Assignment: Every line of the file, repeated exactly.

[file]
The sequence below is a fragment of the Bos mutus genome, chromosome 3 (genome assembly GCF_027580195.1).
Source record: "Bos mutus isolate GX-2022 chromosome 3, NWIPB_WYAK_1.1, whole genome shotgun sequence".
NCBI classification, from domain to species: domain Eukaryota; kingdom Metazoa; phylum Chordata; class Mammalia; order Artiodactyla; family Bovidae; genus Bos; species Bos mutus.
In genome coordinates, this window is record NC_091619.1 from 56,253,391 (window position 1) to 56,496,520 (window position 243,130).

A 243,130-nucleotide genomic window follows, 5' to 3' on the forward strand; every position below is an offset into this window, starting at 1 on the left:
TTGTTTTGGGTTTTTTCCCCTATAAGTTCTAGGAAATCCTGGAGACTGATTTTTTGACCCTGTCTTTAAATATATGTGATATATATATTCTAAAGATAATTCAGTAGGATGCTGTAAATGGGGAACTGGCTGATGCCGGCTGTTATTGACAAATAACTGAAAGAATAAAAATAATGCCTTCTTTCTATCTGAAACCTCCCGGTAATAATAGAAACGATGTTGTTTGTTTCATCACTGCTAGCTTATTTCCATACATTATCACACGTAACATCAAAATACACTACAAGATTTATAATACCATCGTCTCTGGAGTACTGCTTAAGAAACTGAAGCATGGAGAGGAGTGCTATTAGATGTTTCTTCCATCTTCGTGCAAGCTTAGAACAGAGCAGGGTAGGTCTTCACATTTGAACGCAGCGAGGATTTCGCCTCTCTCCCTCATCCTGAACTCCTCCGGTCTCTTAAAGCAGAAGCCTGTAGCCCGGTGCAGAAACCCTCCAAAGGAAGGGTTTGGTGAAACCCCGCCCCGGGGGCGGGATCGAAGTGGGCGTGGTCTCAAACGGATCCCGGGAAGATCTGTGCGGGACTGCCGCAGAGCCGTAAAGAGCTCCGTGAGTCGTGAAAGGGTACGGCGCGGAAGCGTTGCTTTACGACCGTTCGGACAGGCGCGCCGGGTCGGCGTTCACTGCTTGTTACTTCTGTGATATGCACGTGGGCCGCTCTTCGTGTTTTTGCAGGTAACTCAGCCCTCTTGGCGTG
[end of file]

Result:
The sequence below is a fragment of the Bos mutus genome, chromosome 3 (genome assembly GCF_027580195.1).
Source record: "Bos mutus isolate GX-2022 chromosome 3, NWIPB_WYAK_1.1, whole genome shotgun sequence".
NCBI classification, from domain to species: domain Eukaryota; kingdom Metazoa; phylum Chordata; class Mammalia; order Artiodactyla; family Bovidae; genus Bos; species Bos mutus.
In genome coordinates, this window is record NC_091619.1 from 56,253,391 (window position 1) to 56,496,520 (window position 243,130).

A 243,130-nucleotide genomic window follows, 5' to 3' on the forward strand; every position below is an offset into this window, starting at 1 on the left:
TTGTTTTGGGTTTTTTCCCCTATAAGTTCTAGGAAATCCTGGAGACTGATTTTTTGACCCTGTCTTTAAATATATGTGATATATATATTCTAAAGATAATTCAGTAGGATGCTGTAAATGGGGAACTGGCTGATGCCGGCTGTTATTGACAAATAACTGAAAGAATAAAAATAATGCCTTCTTTCTATCTGAAACCTCCCGGTAATAATAGAAACGATGTTGTTTGTTTCATCACTGCTAGCTTATTTCCATACATTATCACACGTAACATCAAAATACACTACAAGATTTATAATACCATCGTCTCTGGAGTACTGCTTAAGAAACTGAAGCATGGAGAGGAGTGCTATTAGATGTTTCTTCCATCTTCGTGCAAGCTTAGAACAGAGCAGGGTAGGTCTTCACATTTGAACGCAGCGAGGATTTCGCCTCTCTCCCTCATCCTGAACTCCTCCGGTCTCTTAAAGCAGAAGCCTGTAGCCCGGTGCAGAAACCCTCCAAAGGAAGGGTTTGGTGAAACCCCGCCCCGGGGGCGGGATCGAAGTGGGCGTGGTCTCAAACGGATCCCGGGAAGATCTGTGCGGGACTGCCGCAGAGCCGTAAAGAGCTCCGTGAGTCGTGAAAGGGTACGGCGCGGAAGCGTTGCTTTACGACCGTTCGGACAGGCGCGCCGGGTCGGCGTTCACTGCTTGTTACTTCTGTGATATGCACGTGGGCCGCTCTTCGTGTTTTTGCAGGTAACTCAGCCCTCTTGGCGTG